Every company, regardless of size, is a potential target for crime, whether from outside or even inside the company. Commercial crime insurance protects an organization from financial losses related to theft, fraud, forgery, and other types of criminal activity against the organization. Proactive anti-fraud measures are important for preventing crime, but some crafty criminals still get around them. That’s where crime insurance comes in.
Employees inside the organization, especially those with access to bank accounts or sensitive inventory, are one of the most common perpetrators of commercial crime. A crime policy will cover losses related to theft, willful property damage, forgery, embezzlement, or fraudulent changes to the organization’s computer system by employees, no matter what their position.
It is important to take preventive measures to prevent employee criminal activity, including background checks, making sure multiple employees have access to all systems, and training everyone on what is normal procedure, so they can spot if something looks amiss.
Crime insurance also covers losses related to criminal activity by people outside the company. This includes robbery at a physical location, an outside hacker getting into the computer system or bank accounts, or a customer attempting to pay in counterfeit funds.
Crime insurance policies usually are issued on a named perils basis, meaning that the policy clearly lists which types of losses it will cover. Go over your policy language carefully with your broker to ensure that your policy has not left out any types of crime your business could be vulnerable to.
Most policies set deductibles and coverage limits per covered event rather than an aggregated limit covering all incidents. However, multiple incidents committed by the same person or criminal group are usually considered a single loss with a single deductible and limit, even if it takes a while to figure that out.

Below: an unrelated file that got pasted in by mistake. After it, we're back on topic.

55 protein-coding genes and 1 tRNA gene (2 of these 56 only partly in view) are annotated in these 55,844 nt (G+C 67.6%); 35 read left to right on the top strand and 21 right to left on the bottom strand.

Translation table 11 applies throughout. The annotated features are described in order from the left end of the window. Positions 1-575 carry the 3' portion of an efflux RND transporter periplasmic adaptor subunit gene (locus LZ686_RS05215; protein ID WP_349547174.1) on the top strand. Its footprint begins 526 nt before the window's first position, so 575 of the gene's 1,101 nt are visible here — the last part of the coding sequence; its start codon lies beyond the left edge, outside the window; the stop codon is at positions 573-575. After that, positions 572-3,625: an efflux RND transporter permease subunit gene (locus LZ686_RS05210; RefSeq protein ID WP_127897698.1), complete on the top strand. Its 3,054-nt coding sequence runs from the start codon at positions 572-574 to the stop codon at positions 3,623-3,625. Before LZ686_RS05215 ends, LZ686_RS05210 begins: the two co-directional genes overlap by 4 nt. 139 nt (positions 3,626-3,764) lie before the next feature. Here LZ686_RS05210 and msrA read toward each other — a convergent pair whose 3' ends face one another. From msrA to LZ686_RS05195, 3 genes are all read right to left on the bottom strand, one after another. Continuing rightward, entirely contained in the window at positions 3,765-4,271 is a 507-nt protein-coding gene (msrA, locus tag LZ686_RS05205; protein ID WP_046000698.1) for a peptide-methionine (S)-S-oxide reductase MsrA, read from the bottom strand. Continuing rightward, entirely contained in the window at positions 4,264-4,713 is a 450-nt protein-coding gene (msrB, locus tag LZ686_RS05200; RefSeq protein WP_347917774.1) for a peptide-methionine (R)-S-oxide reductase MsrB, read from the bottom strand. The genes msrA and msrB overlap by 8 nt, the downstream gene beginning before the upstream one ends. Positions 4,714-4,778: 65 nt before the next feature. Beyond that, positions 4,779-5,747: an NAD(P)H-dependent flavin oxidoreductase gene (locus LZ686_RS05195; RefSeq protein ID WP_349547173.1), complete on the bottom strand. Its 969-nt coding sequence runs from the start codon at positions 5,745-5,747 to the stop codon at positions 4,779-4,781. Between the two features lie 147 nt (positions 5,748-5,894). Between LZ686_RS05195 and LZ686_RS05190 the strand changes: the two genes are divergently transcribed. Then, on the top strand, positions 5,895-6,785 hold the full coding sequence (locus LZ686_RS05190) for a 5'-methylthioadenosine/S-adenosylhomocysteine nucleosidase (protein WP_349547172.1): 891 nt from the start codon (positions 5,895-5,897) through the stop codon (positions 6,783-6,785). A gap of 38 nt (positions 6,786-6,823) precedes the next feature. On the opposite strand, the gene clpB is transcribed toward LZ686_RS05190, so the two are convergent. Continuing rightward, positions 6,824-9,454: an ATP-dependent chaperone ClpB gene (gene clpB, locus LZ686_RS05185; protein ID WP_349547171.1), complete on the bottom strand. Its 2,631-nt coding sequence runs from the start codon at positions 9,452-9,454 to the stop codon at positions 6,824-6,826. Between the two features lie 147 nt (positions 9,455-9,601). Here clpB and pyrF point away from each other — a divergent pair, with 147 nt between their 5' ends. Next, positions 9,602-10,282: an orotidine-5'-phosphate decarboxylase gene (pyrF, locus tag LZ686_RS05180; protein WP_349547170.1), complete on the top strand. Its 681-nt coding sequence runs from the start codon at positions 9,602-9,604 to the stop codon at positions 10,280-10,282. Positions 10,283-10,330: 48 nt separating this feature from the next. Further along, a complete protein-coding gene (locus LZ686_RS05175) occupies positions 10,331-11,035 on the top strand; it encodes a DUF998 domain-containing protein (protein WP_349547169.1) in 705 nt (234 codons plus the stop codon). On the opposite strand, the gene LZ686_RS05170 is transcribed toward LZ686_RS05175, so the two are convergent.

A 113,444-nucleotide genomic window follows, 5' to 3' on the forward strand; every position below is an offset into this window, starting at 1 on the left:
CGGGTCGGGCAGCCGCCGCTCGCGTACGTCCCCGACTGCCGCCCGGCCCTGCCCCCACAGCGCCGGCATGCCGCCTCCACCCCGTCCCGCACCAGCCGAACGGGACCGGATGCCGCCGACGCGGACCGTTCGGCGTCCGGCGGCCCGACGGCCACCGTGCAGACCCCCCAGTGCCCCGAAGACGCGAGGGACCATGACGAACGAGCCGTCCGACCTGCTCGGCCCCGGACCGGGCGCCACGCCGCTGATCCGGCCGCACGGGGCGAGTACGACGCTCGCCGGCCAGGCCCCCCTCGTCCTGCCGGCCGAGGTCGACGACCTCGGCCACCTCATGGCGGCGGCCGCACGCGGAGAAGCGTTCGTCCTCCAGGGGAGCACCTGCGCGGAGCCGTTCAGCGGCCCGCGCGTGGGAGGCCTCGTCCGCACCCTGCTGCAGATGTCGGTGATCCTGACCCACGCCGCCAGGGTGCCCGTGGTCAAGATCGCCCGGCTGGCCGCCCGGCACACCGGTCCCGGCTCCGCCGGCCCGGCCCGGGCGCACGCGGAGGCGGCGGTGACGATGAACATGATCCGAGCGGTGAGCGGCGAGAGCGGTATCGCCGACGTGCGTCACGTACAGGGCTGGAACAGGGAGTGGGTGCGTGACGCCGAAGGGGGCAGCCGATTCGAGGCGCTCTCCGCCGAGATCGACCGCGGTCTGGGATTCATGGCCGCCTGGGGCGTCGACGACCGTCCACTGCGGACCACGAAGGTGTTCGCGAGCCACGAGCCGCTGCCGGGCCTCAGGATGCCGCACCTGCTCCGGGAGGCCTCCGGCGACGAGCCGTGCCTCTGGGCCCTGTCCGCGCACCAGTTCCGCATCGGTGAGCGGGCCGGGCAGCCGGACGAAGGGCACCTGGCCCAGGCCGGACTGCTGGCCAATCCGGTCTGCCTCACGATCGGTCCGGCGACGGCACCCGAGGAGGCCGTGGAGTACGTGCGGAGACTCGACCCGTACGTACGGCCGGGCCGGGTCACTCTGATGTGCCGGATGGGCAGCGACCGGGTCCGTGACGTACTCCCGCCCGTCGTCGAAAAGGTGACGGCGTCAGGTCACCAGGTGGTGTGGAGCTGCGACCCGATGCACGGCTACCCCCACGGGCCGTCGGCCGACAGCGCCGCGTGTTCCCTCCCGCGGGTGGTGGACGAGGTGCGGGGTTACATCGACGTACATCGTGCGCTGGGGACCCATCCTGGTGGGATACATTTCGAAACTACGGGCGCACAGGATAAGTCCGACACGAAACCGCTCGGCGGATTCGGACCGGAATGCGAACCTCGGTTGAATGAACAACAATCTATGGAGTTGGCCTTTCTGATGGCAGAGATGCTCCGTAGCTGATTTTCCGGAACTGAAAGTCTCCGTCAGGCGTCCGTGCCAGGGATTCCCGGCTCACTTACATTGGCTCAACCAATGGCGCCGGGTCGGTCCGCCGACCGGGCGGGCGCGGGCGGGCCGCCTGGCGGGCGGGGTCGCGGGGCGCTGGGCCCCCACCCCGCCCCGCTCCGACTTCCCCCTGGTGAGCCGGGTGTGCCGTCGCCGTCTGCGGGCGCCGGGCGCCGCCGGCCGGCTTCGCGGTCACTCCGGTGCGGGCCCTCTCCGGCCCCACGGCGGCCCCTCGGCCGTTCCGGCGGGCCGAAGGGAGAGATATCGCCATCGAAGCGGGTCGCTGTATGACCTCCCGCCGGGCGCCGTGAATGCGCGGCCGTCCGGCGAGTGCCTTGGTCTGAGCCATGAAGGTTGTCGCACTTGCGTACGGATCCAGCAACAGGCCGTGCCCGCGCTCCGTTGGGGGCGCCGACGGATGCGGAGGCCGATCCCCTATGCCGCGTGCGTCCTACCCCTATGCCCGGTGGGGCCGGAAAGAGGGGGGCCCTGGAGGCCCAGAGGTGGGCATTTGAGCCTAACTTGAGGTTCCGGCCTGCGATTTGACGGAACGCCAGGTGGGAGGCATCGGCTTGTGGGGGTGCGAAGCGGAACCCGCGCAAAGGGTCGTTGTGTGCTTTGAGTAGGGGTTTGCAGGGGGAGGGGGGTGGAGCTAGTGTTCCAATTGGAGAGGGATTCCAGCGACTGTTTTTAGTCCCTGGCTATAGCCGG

There are two common types of loss triggers written into crime insurance policies. The most comprehensive one is a loss discovered form, which means the policy will cover any incident that took place during the policy term, even if the insured doesn’t discover the loss until weeks or months after the fact. This is particularly useful for financial and cyber crimes, which can fly under the radar for a while, particularly if only one or two employees have access to a particular system.
The other type of coverage trigger is a loss sustained form, which means the policy will only cover the incident if reported when it took place. Be careful to read your policy language to be completely sure what is and isn’t covered, and don’t be afraid to ask your broker if you have questions.
There are some things crime policies typically don’t cover. These include repeat crimes by an employee after the employer already knows about the first incident, incidental income losses due to business interruption, fire damage, and any legal expenses.
Don’t overlook commercial crime insurance. General property and liability policies (or a business owner’s policy for smaller businesses) don’t usually provide enough coverage to truly protect a business from costly crime-related losses. Kamm Insurance Group can help you review crime insurance options to cover your vulnerabilities with limits high enough to protect your organization.